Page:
Have you heard that 2016 is the 100th anniversary of the National Park Service? Well, here’s the press release, and here’s Find Your Park, a growing collection of stories about people connecting with the parks. (The connection is easy for Michelle Obama – she lives in one, and has family connections to another one – the Pullman National Monument.)
The Park Service Centennial will be getting tons of attention when the Philadelphia Flower Show opens today because the theme this year is “Explore America: 100 years of the National Park Service.” I’m attending the show next week, so more will be revealed.
I’ve already gotten into the centennial spirit, though – thanks to an art contest and exhibit by the Park Service and the U.S. Botanic Garden. They solicited artworks portraying indigenous plants in any of the 400+ national parks, in any medium. (The results are on display until October 2.)
Works by 78 artists were chosen from hundreds of entries showing off plants from such parks as Great Smoky Mountains, Manassas National Battlefield, Klondike Gold Rush and Acadia. Some of the iconic flora on display include giant sequoias, bald cypresses, saguaro cacti, mangroves, ghost orchids, and magnolias. Two shown above are Prickly Pear Cactus and the Staghorn Sumac.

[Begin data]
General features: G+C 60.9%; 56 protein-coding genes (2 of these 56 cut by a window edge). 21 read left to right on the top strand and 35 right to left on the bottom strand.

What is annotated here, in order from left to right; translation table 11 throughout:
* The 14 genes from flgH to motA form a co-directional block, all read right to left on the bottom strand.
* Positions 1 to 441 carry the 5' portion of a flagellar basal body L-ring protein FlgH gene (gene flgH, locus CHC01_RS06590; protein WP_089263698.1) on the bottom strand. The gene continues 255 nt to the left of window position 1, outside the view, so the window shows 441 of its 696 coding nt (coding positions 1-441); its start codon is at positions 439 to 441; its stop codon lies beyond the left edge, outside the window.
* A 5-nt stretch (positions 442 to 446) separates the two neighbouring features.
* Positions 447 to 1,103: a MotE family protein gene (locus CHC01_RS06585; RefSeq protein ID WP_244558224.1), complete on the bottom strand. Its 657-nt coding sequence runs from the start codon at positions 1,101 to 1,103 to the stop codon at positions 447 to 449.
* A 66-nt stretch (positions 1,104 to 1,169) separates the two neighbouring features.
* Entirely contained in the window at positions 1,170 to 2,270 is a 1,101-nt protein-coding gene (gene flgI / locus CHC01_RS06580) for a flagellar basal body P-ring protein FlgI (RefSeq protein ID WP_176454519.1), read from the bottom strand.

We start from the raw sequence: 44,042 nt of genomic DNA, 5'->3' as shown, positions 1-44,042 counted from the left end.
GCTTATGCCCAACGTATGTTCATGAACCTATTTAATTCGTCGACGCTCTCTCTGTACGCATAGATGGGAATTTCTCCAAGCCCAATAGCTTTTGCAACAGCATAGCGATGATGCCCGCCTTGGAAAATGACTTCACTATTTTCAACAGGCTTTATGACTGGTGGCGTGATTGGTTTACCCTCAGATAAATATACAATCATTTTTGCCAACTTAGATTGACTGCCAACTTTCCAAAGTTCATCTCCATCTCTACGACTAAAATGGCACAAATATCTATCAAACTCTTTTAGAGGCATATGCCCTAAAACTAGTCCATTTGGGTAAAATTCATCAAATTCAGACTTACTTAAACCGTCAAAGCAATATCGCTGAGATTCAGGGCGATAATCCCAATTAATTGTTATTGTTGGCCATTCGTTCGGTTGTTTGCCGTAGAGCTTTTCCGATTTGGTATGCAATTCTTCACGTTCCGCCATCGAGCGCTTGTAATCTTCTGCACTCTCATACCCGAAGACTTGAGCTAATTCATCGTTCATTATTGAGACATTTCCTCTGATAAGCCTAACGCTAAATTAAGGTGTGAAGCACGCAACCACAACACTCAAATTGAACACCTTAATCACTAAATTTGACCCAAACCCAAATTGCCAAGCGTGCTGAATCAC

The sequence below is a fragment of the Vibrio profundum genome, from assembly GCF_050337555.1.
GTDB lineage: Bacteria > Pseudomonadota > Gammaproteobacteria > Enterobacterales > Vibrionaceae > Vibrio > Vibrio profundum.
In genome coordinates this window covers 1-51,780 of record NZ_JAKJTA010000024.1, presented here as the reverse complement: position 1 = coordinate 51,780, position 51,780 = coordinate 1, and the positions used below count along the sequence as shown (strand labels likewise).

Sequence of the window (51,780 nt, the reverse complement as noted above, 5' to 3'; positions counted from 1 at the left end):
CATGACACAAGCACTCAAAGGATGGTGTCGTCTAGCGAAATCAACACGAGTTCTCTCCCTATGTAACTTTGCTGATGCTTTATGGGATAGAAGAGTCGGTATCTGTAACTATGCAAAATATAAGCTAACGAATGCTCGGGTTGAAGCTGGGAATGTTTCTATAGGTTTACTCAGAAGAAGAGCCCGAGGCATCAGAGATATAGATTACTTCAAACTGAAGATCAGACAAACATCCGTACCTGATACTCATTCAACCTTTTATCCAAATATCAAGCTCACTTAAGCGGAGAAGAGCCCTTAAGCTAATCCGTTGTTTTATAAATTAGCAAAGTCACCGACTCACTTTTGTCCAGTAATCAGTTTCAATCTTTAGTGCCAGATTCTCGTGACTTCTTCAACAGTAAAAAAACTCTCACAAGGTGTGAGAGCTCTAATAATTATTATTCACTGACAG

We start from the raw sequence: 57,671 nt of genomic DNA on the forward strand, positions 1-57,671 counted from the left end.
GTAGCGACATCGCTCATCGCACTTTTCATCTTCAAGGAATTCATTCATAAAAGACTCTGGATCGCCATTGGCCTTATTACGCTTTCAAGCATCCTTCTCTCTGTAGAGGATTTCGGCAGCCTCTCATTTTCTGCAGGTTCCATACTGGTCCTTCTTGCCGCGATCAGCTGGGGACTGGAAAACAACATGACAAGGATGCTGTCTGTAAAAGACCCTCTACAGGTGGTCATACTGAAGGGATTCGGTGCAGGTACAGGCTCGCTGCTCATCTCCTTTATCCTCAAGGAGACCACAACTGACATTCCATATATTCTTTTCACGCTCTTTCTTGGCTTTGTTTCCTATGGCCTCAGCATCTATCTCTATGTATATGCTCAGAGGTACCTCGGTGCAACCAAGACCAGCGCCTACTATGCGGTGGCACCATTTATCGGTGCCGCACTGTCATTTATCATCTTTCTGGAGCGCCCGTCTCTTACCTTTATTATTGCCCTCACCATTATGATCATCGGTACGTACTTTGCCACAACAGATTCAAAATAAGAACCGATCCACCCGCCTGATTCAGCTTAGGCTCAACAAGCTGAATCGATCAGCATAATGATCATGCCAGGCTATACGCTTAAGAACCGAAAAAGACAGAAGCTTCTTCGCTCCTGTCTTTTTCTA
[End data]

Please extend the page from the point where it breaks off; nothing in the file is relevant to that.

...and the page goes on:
Another favorite of mine is this watercolor of plants found in Saguaro National Park, in a very garden-like grouping.
But to my surprise, the most compelling part of the floral exhibit was underfoot – floor graphics made from photos that park staffers took looking straight down to the ground in their park.
Maybe it’s because as a gardener, I spend more time looking at the ground than at distant vistas, no matter how grand they may be.
More ground shots!